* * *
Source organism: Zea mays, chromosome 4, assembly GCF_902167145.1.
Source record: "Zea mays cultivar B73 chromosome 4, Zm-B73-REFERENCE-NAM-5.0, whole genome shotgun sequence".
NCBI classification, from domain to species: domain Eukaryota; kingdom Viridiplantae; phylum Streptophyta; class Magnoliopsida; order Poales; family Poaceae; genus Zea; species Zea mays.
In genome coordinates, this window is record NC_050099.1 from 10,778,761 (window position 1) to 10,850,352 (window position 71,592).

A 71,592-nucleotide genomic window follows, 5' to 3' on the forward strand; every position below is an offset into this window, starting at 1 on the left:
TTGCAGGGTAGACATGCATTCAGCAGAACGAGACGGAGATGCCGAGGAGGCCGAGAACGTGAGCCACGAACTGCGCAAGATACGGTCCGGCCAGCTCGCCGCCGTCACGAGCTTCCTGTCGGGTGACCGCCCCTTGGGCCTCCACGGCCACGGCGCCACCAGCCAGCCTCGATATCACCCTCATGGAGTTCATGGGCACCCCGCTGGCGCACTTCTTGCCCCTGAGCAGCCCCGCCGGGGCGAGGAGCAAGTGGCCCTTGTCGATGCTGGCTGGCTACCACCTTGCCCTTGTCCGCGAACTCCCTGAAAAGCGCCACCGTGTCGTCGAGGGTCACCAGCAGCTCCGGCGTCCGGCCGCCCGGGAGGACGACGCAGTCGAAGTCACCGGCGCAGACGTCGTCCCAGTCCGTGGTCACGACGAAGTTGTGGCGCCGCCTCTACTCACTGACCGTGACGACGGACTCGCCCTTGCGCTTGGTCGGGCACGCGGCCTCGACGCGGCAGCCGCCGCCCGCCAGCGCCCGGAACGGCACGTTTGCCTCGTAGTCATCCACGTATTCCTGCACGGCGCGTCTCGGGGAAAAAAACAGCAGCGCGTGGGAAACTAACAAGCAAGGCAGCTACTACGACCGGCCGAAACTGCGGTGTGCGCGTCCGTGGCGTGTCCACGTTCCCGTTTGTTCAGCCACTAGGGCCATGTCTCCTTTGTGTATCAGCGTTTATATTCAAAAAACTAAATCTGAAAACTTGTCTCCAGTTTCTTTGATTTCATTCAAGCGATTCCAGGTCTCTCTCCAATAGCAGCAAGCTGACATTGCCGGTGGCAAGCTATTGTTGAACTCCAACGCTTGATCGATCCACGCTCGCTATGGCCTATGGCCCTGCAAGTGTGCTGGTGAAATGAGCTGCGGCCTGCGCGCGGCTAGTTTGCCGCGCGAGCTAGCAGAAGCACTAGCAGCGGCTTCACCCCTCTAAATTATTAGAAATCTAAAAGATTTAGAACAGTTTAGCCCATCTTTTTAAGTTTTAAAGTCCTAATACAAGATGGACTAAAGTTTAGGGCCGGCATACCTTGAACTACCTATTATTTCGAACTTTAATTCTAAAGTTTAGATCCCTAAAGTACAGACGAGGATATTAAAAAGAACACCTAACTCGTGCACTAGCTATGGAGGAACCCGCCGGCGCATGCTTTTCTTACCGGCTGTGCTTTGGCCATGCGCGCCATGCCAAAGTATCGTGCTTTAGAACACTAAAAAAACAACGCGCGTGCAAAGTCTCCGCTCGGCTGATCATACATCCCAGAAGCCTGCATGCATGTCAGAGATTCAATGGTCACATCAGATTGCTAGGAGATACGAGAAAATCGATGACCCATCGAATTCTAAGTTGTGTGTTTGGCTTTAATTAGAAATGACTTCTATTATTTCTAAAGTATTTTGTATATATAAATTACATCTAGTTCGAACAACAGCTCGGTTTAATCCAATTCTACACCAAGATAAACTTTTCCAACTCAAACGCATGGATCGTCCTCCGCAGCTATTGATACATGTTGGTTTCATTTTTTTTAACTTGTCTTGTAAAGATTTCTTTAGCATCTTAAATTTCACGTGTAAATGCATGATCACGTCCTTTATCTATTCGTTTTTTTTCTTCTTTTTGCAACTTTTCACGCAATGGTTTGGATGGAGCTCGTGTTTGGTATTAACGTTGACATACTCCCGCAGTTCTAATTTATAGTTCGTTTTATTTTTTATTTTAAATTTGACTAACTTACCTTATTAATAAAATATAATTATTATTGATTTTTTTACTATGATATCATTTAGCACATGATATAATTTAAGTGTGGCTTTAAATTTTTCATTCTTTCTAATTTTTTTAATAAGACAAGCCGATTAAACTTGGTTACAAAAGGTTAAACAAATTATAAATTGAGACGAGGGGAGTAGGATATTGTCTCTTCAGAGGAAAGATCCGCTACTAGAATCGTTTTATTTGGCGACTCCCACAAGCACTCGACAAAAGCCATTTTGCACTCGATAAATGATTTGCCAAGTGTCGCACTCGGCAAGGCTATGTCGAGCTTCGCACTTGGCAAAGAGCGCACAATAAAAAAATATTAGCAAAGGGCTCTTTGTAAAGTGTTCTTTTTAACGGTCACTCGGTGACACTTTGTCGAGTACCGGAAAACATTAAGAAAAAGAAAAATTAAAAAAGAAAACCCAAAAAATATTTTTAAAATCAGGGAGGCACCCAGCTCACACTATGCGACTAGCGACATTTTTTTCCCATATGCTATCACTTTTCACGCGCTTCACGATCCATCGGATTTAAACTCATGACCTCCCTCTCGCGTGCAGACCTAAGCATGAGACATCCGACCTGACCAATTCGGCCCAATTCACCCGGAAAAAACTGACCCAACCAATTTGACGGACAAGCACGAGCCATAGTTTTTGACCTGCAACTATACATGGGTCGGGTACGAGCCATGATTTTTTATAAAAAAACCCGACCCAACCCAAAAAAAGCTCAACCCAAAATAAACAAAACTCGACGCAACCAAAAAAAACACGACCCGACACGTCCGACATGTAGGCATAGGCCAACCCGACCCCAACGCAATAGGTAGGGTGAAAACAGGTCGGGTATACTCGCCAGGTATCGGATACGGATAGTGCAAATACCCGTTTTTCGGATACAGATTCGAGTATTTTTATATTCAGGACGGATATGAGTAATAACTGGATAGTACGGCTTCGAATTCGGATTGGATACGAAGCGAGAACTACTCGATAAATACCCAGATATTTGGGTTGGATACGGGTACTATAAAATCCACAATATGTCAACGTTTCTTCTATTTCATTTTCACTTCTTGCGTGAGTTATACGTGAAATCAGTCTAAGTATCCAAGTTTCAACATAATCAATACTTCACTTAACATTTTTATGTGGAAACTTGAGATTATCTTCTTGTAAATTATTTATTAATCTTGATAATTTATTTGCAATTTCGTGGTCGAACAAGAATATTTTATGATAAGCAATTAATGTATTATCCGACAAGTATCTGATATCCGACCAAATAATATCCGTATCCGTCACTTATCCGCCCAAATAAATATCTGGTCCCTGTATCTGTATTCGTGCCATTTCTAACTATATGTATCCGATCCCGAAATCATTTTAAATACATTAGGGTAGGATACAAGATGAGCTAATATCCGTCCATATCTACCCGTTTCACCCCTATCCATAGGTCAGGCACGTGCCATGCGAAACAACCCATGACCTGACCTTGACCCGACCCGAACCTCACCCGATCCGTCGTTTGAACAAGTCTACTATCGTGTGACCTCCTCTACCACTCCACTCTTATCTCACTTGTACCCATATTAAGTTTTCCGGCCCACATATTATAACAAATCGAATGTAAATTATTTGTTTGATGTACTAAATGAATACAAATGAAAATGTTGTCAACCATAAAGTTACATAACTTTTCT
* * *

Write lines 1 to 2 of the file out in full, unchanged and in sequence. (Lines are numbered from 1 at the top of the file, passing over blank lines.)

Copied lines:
Source organism: Zea mays, chromosome 4, assembly GCF_902167145.1.
Source record: "Zea mays cultivar B73 chromosome 4, Zm-B73-REFERENCE-NAM-5.0, whole genome shotgun sequence".